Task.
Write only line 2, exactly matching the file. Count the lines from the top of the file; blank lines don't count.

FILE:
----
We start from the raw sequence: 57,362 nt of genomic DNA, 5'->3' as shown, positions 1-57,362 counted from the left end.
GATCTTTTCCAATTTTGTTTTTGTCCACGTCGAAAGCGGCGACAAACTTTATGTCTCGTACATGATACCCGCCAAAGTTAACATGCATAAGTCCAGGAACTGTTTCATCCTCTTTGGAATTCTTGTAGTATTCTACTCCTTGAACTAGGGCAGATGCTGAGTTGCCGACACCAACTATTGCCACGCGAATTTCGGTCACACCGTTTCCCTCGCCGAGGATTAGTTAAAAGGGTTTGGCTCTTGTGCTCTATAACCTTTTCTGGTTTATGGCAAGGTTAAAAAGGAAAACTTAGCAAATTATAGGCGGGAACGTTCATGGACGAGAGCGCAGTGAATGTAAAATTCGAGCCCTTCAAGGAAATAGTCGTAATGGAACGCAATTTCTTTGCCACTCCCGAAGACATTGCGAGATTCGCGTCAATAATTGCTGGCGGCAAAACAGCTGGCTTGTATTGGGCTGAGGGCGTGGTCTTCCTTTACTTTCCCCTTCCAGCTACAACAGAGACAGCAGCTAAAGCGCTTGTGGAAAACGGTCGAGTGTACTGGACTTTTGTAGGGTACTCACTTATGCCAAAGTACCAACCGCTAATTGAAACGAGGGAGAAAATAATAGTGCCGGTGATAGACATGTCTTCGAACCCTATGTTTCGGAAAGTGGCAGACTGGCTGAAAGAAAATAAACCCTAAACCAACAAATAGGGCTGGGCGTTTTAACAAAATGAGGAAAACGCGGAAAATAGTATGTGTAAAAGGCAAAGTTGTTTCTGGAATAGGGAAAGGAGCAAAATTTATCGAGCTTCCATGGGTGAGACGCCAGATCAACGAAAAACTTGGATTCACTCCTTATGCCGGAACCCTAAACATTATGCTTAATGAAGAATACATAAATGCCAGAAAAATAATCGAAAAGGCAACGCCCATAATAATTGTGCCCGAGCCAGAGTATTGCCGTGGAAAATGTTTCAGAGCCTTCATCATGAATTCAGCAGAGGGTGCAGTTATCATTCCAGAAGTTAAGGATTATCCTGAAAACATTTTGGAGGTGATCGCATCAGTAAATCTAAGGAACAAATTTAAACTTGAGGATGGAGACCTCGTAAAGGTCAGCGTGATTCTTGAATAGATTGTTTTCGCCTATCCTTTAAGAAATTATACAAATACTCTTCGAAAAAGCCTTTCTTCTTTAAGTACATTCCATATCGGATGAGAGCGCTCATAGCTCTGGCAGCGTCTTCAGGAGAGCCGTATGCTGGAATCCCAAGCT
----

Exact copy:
GATCTTTTCCAATTTTGTTTTTGTCCACGTCGAAAGCGGCGACAAACTTTATGTCTCGTACATGATACCCGCCAAAGTTAACATGCATAAGTCCAGGAACTGTTTCATCCTCTTTGGAATTCTTGTAGTATTCTACTCCTTGAACTAGGGCAGATGCTGAGTTGCCGACACCAACTATTGCCACGCGAATTTCGGTCACACCGTTTCCCTCGCCGAGGATTAGTTAAAAGGGTTTGGCTCTTGTGCTCTATAACCTTTTCTGGTTTATGGCAAGGTTAAAAAGGAAAACTTAGCAAATTATAGGCGGGAACGTTCATGGACGAGAGCGCAGTGAATGTAAAATTCGAGCCCTTCAAGGAAATAGTCGTAATGGAACGCAATTTCTTTGCCACTCCCGAAGACATTGCGAGATTCGCGTCAATAATTGCTGGCGGCAAAACAGCTGGCTTGTATTGGGCTGAGGGCGTGGTCTTCCTTTACTTTCCCCTTCCAGCTACAACAGAGACAGCAGCTAAAGCGCTTGTGGAAAACGGTCGAGTGTACTGGACTTTTGTAGGGTACTCACTTATGCCAAAGTACCAACCGCTAATTGAAACGAGGGAGAAAATAATAGTGCCGGTGATAGACATGTCTTCGAACCCTATGTTTCGGAAAGTGGCAGACTGGCTGAAAGAAAATAAACCCTAAACCAACAAATAGGGCTGGGCGTTTTAACAAAATGAGGAAAACGCGGAAAATAGTATGTGTAAAAGGCAAAGTTGTTTCTGGAATAGGGAAAGGAGCAAAATTTATCGAGCTTCCATGGGTGAGACGCCAGATCAACGAAAAACTTGGATTCACTCCTTATGCCGGAACCCTAAACATTATGCTTAATGAAGAATACATAAATGCCAGAAAAATAATCGAAAAGGCAACGCCCATAATAATTGTGCCCGAGCCAGAGTATTGCCGTGGAAAATGTTTCAGAGCCTTCATCATGAATTCAGCAGAGGGTGCAGTTATCATTCCAGAAGTTAAGGATTATCCTGAAAACATTTTGGAGGTGATCGCATCAGTAAATCTAAGGAACAAATTTAAACTTGAGGATGGAGACCTCGTAAAGGTCAGCGTGATTCTTGAATAGATTGTTTTCGCCTATCCTTTAAGAAATTATACAAATACTCTTCGAAAAAGCCTTTCTTCTTTAAGTACATTCCATATCGGATGAGAGCGCTCATAGCTCTGGCAGCGTCTTCAGGAGAGCCGTATGCTGGAATCCCAAGCT